National student research symposium brings undergrads from across country to campus

Undergrads from across the nation participating in VSSA present at 17th annual student research symposium

Students presenting at the 17th annual student research symposium organized by VSSA. Located in the Engineering and Science Building.
Students presenting at the 17th Annual VSSA Student Research Symposium at the Engineering and Science Building.
(Susan Urmy/Vanderbilt)

More than 150 undergraduate students from institutions across the nation shared their research and discovery as part of the elite Vanderbilt Summer Science Academy at the 17th annual Student Research Symposium Aug. 1. VSSA participants used the symposium, held at the School of Engineering, as an opportunity to showcase their research accomplishments and the skills they learned during the summer while working in labs and departments across Vanderbilt’s campus.

“As one of the country’s top universities and a leading medical research institution, Vanderbilt is extending its reach to talented students nationwide through VSSA,” said Bowman. “We are helping to recruit the next generation of biomedical researchers and clinicians and providing them with critical undergraduate research experience. As a culmination of their summer, the research symposium allows program participants to connect with and learn from one another about the incredible work that happened across Vanderbilt this summer.”

Founded in 2003 by the Office of Biomedical Research Education and Training in the School of Medicine, VSSA provides undergraduate students who are interested in careers in medicine with the opportunity to come to Vanderbilt during the summer to learn, conduct research and participate in clinical patient care. The program is co-directed by Assistant Professor of Medical Education and Administration Beth Bowman, and Program Manager for the Initiative for Maximizing Student Diversity at the School of Medicine Christina Keeton.

Throughout the nine-week VSSA program, students completed a research project under the leadership of a research mentor and some students also had the opportunity to observe clinical patient care while spending time with residents and attending physicians. Students can apply to one of two programs: the Basic Sciences Programs for undergraduates interested in careers in research, as well as the Undergraduate Clinical Research Internship Program for undergraduates interested in practicing medicine.

“Through VSSA, I have gathered the tools and information for applying to graduate school and for the scholarships that will fund my graduate career,” said Shania Vel Sanchez, a student from the University of New Mexico who researched vaccines with Assistant Professor of Pathology, Microbiology and Immunology Kristen Ogden. “I also learned the discipline it takes to conduct an intensive research project and the steps it takes to read a scientific paper, write a scientific abstract and develop an oral presentation.”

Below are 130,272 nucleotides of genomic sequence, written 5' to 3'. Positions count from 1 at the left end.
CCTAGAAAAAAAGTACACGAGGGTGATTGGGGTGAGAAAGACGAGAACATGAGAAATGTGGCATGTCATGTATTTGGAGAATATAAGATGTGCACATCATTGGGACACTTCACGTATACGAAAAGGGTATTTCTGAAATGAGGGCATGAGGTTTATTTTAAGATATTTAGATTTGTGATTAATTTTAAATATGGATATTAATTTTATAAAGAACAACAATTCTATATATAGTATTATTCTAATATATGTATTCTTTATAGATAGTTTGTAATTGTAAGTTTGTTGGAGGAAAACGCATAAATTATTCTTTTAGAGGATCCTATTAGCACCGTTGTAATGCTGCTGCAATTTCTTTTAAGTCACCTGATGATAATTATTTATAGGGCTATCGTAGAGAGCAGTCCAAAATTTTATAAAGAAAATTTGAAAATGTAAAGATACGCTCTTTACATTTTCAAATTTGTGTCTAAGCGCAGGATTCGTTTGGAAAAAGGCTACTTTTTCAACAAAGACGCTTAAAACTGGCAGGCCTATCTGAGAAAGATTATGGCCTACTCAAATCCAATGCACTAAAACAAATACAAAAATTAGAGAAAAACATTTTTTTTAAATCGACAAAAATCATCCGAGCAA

Student presenting at the 17th Annual VSSA Student Research Symposium includes a poster session and oral presentations. Photos by: Susan Urmy
University of New Mexico student Shania Vel Sanchez presenting at the VSSA student research symposium.
(Susan Urmy/Vanderbilt)

Currently, the VSSA unites 20 different research programs and offers a broad array of resources, such as supplementary research seminars, enrichment activities, lectures and social outings. Students participating in VSSA are supported through several funding mechanisms, including internal, regional and national funding sources.

Alli Harper, a student from Berea College in Kentucky, spent the summer researching the efficacy of FDA-approved drugs when repurposed to suppress premature labor in patients. Harper, who was also part of the School of Medicine’s “short pipeline” program, which encourages underrepresented students to pursue a career in medicine, worked with Jennifer Herington, assistant professor of pediatrics in the Division of Neonatology.

Harper praised VSSA and the pipeline program for preparing her to pursue a future in medicine. “Without this program, I would not have known the importance of research. I can honestly say, out of my entire undergraduate career, VSSA and the pipeline program have been the most valuable and rewarding experience,” she said.

University of Texas at Dallas student Isaiah Swann spent his second consecutive summer doing neuroscience research at Vanderbilt. He spent this summer working with Professor of Biochemistry Bruce Carter.

“While I have known for a while that I want to pursue a combined M.D./Ph.D., this summer made me realize how much I appreciate good mentors. I definitely want to become a mentor to future generations of prospective physician-scientists once I am in a position to do so,” Swann said. “This is a program for people who care about community and mentorship. This is definitely an institution that I see myself attending in the future.”

Student presenting at the 17th Annual student research symposium at the Engineering and Science Building (Susan Urmy/Vanderbilt)
Student presenting at the 17th Annual student research symposium at the Engineering and Science Building
(Susan Urmy/Vanderbilt)

This year’s symposium was jointly managed with the Vanderbilt Institute for Nanoscale Science and Engineering’s Research Experience for Undergraduates program and the Department of Physics and Astronomy’s Research Experience for Undergraduates program. The partnership created new opportunities for cross-disciplinary collaboration and a capstone experience for students to present their research.

For more information about the Vanderbilt Summer Science Academy, visit .